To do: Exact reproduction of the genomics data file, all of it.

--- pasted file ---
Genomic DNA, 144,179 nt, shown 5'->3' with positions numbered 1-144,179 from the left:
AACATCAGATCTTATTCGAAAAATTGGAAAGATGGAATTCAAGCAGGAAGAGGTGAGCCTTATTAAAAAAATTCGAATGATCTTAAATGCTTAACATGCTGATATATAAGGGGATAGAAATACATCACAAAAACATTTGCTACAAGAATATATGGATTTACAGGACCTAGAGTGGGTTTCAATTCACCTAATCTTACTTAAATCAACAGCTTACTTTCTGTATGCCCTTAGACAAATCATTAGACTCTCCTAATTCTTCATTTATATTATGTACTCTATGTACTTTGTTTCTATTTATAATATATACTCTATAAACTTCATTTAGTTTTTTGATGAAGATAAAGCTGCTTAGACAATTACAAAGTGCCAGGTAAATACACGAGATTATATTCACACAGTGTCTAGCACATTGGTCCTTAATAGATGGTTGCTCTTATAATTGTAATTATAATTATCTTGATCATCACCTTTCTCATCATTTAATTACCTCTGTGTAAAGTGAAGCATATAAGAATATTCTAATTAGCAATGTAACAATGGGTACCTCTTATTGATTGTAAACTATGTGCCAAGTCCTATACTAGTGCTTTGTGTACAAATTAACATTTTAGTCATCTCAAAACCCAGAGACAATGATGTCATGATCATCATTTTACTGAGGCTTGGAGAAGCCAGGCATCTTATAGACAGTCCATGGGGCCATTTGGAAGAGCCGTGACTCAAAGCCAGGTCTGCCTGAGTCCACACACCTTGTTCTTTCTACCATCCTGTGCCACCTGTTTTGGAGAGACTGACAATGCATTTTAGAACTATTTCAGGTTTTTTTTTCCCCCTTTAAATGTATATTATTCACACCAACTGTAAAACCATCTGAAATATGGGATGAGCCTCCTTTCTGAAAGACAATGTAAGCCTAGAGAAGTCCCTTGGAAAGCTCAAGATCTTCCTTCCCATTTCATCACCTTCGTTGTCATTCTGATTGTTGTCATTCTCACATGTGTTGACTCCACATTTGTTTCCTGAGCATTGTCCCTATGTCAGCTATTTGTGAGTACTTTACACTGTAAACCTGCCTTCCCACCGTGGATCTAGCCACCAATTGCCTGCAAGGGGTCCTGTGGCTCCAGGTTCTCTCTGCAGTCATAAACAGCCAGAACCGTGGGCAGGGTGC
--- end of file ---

Genomic DNA, 144,179 nt, shown 5'->3' with positions numbered 1-144,179 from the left:
AACATCAGATCTTATTCGAAAAATTGGAAAGATGGAATTCAAGCAGGAAGAGGTGAGCCTTATTAAAAAAATTCGAATGATCTTAAATGCTTAACATGCTGATATATAAGGGGATAGAAATACATCACAAAAACATTTGCTACAAGAATATATGGATTTACAGGACCTAGAGTGGGTTTCAATTCACCTAATCTTACTTAAATCAACAGCTTACTTTCTGTATGCCCTTAGACAAATCATTAGACTCTCCTAATTCTTCATTTATATTATGTACTCTATGTACTTTGTTTCTATTTATAATATATACTCTATAAACTTCATTTAGTTTTTTGATGAAGATAAAGCTGCTTAGACAATTACAAAGTGCCAGGTAAATACACGAGATTATATTCACACAGTGTCTAGCACATTGGTCCTTAATAGATGGTTGCTCTTATAATTGTAATTATAATTATCTTGATCATCACCTTTCTCATCATTTAATTACCTCTGTGTAAAGTGAAGCATATAAGAATATTCTAATTAGCAATGTAACAATGGGTACCTCTTATTGATTGTAAACTATGTGCCAAGTCCTATACTAGTGCTTTGTGTACAAATTAACATTTTAGTCATCTCAAAACCCAGAGACAATGATGTCATGATCATCATTTTACTGAGGCTTGGAGAAGCCAGGCATCTTATAGACAGTCCATGGGGCCATTTGGAAGAGCCGTGACTCAAAGCCAGGTCTGCCTGAGTCCACACACCTTGTTCTTTCTACCATCCTGTGCCACCTGTTTTGGAGAGACTGACAATGCATTTTAGAACTATTTCAGGTTTTTTTTTCCCCCTTTAAATGTATATTATTCACACCAACTGTAAAACCATCTGAAATATGGGATGAGCCTCCTTTCTGAAAGACAATGTAAGCCTAGAGAAGTCCCTTGGAAAGCTCAAGATCTTCCTTCCCATTTCATCACCTTCGTTGTCATTCTGATTGTTGTCATTCTCACATGTGTTGACTCCACATTTGTTTCCTGAGCATTGTCCCTATGTCAGCTATTTGTGAGTACTTTACACTGTAAACCTGCCTTCCCACCGTGGATCTAGCCACCAATTGCCTGCAAGGGGTCCTGTGGCTCCAGGTTCTCTCTGCAGTCATAAACAGCCAGAACCGTGGGCAGGGTGC